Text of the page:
This advice has been reviewed and reissued with amendments throughout. The overall level of the advice has not changed. SUMMARY
You should not venture off-road in areas immediately adjoining the Afghan, Uzbek and Kyrgyz borders, which may be mined. You should take local advice in the Tavildara region of central Tajikistan because of residual minefields in the area.
You should be aware of the continuing threat from terrorism which Tajikistan shares with other countries in Central Asia. Explosions occurred outside the Ministry of Emergency Situations in the centre of Dushanbe on 31 January and 13 June 2005. Those responsible have not yet been identified.
The overall security situation in Tajikistan is currently stable.
The tourism, health and transport infrastructure of Tajikistan is poor and travel within the country requires careful planning.
We strongly recommend that you obtain comprehensive travel and medical insurance including evacuation by air ambulance before travelling. You should check any exclusions, and that your policy covers you for the activities you want to undertake. Please see: Travel Insurance.
You should be aware of the continuing threat from terrorism which Tajikistan shares with other countries in Central Asia. Explosions occurred outside the Ministry of Emergency Situations in the centre of Dushanbe on 31 January and 13 June 2005. Those responsible have not yet been identified. Until 2001, the Islamic Movement of Uzbekistan (IMU) used remote parts of Tajikistan as a base for armed incursions into Kyrgyzstan and Uzbekistan. The IMU suffered heavy casualties while fighting in Afghanistan on the side of the Taliban and Al Qaeda. Some IMU combatants are thought to have returned from Afghanistan and the organisation remains active in Central Asia.
However, there have been no significant violent incidents of a political or terrorist nature since 2001, and no foreigners have been attacked or abducted since then.
You should be aware of the global risk of indiscriminate terrorist attacks which could be against civilian targets, including places frequented by foreigners. Please read Security and General Tips in the "While You Are There" section, as well as the Risk of Terrorism when Travelling Overseas pages for further information and advice.
Armed incidents continue between border forces and drug traffickers along the Afghan border. There have been occasional muggings and petty crime against foreigners but Dushanbe is a relatively safe city. Throughout the country there is little evidence of criminality directed against foreigners. In rural areas, however, single women should avoid going out alone at night, and may suffer harassment even during the day.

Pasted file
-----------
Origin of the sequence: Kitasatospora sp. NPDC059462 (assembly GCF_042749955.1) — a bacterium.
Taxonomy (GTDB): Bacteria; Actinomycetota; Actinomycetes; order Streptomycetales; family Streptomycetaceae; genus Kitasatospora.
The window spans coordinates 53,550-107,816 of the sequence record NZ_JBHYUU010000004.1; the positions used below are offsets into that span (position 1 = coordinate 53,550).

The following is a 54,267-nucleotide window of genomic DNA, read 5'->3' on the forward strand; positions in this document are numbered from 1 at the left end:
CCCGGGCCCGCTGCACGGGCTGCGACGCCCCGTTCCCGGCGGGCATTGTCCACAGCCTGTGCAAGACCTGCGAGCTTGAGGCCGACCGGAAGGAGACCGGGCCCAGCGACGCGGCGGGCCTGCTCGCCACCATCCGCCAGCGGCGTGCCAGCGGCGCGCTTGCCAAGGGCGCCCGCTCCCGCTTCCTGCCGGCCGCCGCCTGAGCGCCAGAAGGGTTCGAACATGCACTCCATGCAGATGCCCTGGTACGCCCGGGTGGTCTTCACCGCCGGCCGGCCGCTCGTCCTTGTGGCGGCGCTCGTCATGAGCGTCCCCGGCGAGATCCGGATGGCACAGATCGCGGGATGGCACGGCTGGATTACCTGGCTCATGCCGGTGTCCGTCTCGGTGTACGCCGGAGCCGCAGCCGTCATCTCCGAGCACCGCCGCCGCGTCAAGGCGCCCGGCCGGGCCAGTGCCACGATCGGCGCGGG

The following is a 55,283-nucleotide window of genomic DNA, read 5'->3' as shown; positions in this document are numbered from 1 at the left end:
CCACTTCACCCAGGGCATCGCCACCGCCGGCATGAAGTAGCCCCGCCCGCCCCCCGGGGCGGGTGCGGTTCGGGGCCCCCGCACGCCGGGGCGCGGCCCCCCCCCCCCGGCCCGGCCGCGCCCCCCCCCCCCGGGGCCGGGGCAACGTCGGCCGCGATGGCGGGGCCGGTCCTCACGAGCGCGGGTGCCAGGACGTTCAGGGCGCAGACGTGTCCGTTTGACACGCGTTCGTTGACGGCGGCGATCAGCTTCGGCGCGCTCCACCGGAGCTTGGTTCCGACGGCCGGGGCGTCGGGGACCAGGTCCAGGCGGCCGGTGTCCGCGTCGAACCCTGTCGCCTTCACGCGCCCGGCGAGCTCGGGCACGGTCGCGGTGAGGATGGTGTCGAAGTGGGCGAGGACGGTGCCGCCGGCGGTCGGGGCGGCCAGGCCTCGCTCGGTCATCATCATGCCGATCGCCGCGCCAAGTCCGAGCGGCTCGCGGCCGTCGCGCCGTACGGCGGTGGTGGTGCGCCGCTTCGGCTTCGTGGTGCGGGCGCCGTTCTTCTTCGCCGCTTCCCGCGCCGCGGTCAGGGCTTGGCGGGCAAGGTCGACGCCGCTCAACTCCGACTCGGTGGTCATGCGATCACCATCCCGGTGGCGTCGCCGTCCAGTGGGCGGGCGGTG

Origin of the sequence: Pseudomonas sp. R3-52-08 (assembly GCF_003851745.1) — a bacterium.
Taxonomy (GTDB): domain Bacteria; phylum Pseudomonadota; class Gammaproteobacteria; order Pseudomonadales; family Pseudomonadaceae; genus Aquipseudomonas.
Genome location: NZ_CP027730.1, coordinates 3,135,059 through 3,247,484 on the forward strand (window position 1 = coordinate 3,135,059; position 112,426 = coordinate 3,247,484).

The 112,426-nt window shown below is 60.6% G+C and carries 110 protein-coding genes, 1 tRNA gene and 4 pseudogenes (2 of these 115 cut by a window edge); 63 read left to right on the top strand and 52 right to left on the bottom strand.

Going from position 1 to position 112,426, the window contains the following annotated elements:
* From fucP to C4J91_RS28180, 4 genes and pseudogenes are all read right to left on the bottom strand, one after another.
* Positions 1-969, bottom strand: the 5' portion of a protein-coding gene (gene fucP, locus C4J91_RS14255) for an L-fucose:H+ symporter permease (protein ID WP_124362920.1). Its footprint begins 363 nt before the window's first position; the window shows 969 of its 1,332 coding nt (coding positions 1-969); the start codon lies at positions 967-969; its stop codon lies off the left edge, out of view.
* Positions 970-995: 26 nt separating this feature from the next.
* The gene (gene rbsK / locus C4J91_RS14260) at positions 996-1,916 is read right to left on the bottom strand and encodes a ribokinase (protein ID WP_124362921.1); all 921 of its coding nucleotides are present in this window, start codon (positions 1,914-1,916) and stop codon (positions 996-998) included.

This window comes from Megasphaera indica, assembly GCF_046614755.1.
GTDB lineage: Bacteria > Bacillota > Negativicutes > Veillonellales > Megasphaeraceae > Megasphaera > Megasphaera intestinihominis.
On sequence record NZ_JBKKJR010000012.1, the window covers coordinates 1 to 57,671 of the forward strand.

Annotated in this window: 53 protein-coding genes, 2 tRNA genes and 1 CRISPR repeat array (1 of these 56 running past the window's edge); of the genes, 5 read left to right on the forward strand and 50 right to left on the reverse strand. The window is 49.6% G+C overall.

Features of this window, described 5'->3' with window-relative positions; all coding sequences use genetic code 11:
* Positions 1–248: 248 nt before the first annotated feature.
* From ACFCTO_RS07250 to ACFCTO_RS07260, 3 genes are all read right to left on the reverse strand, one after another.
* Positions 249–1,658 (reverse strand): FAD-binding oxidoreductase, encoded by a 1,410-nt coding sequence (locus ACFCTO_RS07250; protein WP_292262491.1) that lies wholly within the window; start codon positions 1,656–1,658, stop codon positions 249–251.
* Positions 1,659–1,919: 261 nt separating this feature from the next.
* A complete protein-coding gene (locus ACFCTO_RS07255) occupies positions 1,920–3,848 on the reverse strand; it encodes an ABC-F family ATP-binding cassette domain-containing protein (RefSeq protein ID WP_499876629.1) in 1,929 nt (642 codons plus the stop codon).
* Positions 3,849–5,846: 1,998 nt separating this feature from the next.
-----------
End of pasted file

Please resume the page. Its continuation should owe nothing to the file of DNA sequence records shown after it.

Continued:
It is now eight years since the opposing parties signed the 1997 peace agreement that brought the Tajik civil war to an end and the political situation is currently stable. However,. you should remain vigilant in public places, and be alert to any security related announcements by the Tajik authorities. On 27 February 2005 Parliamentary elections were held in Tajikistan which were condemned by the OSCE as falling short of international standards in some areas.
You should not venture off-road in areas immediately adjoining the Afghan, Uzbek and Kyrgyz borders, as there are both marked and unmarked minefields. You should also take local advice in the Tavildara region of central Tajikistan as there are a few minefields dating from the civil war in the mountains.
Medical and rescue facilities are unreliable where they exist at all. Tourist facilities are very underdeveloped, and goods and services taken for granted in the UK may not be available.
Roads outside the main towns are poorly maintained and often only accessible by 4WD. Conditions are particularly treacherous in spring due to the risk of avalanches and landslides. Many interior roads, including the main road from Dushanbe to Khojand, are only open in the summer months. Local vehicles are poorly maintained and driving standards rudimentary. Petrol stations can be limited outside towns and there are no breakdown companies. Make sure you take all you need for your journey, allowing for delays. Emergency communications such as satellite phones are advisable for up-country travel. You should be aware that neighbouring countries may unilaterally close borders temporarily.
Most international flights to Dushanbe are by Tajik Air. No Western airlines fly to Tajikistan. It is not known whether maintenance procedures on the state airline, Tajik Air, are always properly observed or whether passengers are covered by insurance. Tajik Air is not a member of IATA. Only two of their current aircraft (Tupolevs) are allowed to fly into EU airspace (Munich). Flights in Tajikistan may be cancelled at short notice or substantially delayed. Overloading on local flights is not uncommon.
LOCAL LAWS AND CUSTOMS
Tajikistan has a secular constitution. Most Tajik citizens are Muslims. Some, particularly in rural areas, may be conservative in outlook. Women travelling alone may not be accorded respect.